We all want unity. But are we willing to lay down our own agendas to see it happen?

In many cities ministerial fellowships are springing up to help defeat obstacles to unity among pastors. As a result we are experiencing a cohesiveness that is revitalizing our individual churches and ministries. The body of Christ needs to see pastors simply loving and supporting other "gatekeepers" of the same city they have been called to serve.

Some pastors are starting to talk openly about their attitudes toward each other. Once a shepherd develops the right attitude toward other leaders, the membership will follow their example. But repentance is the key to healing old wounds inflicted by the tongue--these offenses don't fade easily.

The apostle Paul recognized the importance of genuine fellowship. He speaks of his deep desire to have this type of association with other believers when he says, "For I long to see you" (see Rom. 1:11-13, NKJV). Paul even describes his relationship with his brothers and sisters at Philippi by using the term "yokefellow" (see Phil. 4:3, KJV). This word describes people whose lives are bound together for a common mission. But if pastors want the same unity in their cities that the early church experienced, they must be willing to make some changes.

Here are a few challenges we face on the road to unity:

Pastors must reject the temptation to lift themselves up while putting others down. Mature Christian love repents, forgives and bears burdens. Forgiveness washes our culture of yesterday's debris.

As we bend our knees in humility, God is healing the land beneath our feet. There is an ideal Scripture which pastors can pray to help facilitate this: "If My people who are called by My name will humble themselves, and pray...[I] will forgive their sin and heal their land" (2 Chr. 7:14, NKJV).

Ministerial fellowships should not be "clone" reunions. Pastors can retain their uniqueness without bringing each other into bondage based on tradition. People in the church have too often felt threatened by each other's strengths, and Satan has not only divided us--he has made us proud to be separated.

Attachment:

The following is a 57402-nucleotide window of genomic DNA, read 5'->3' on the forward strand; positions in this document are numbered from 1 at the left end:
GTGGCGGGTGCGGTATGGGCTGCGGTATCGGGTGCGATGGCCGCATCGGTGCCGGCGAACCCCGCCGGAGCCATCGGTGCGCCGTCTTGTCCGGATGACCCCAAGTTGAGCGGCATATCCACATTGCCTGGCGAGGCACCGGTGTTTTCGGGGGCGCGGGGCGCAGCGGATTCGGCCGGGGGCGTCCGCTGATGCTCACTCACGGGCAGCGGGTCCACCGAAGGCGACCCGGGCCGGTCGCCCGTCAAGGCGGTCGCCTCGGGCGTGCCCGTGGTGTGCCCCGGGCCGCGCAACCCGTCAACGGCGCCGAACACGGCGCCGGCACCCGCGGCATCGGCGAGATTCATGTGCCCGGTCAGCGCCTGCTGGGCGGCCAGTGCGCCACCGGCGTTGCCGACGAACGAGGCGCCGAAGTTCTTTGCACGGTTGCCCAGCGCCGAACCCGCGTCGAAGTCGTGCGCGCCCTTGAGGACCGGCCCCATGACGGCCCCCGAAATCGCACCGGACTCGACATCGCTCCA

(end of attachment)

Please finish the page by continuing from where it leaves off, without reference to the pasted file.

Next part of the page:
Pastoral fellowships should not be in too big of a rush to sponsor citywide events. The enemy always divides weak, surface relationships. Huge events should not be attempted before trusting relationships are developed. Shepherds must be committed to one another before they reach out to their city.

Some pastors avoid ministerial fellowships in their cities because the groups are not impressive, popular or sophisticated enough. Remember, Jesus was born in a manger and John the Baptist's ministry was outside of town on the wrong side of the tracks. As never before, pastors need to seek God for humility of heart and for a spirit of reconciliation.

God will not excuse pride--especially religious pride. Religious pride is the worst kind of idolatry because it seats mankind in the place of God. Unfortunately, the church has accepted the worldly principle that "big" is the only proof of success. How many conferences have you attended lately that included speakers who pastor churches with less than 100 members? Yet the average church in America falls into this category.

Ministerial fellowships must operate under the premise that true fellowship requires a burden for others. We need to have a deep desire to share personally with others. There is something amiss when we say we are in fellowship with each other but don't make any effort to spend time together.

Fortunately, as we commit ourselves to each other through true fellowship, we will be enriched by the gifts that we all possess. Proverbs 27:17 sums it up nicely: "As iron sharpens iron, so a man sharpens the countenance of his friend."

Tyrone Sweeney is an associate minister at New Mount Moriah Missionary Baptist Church in Pontiac, Michigan. He and his wife, DeLisa, travel the country ministering at conferences and churches.

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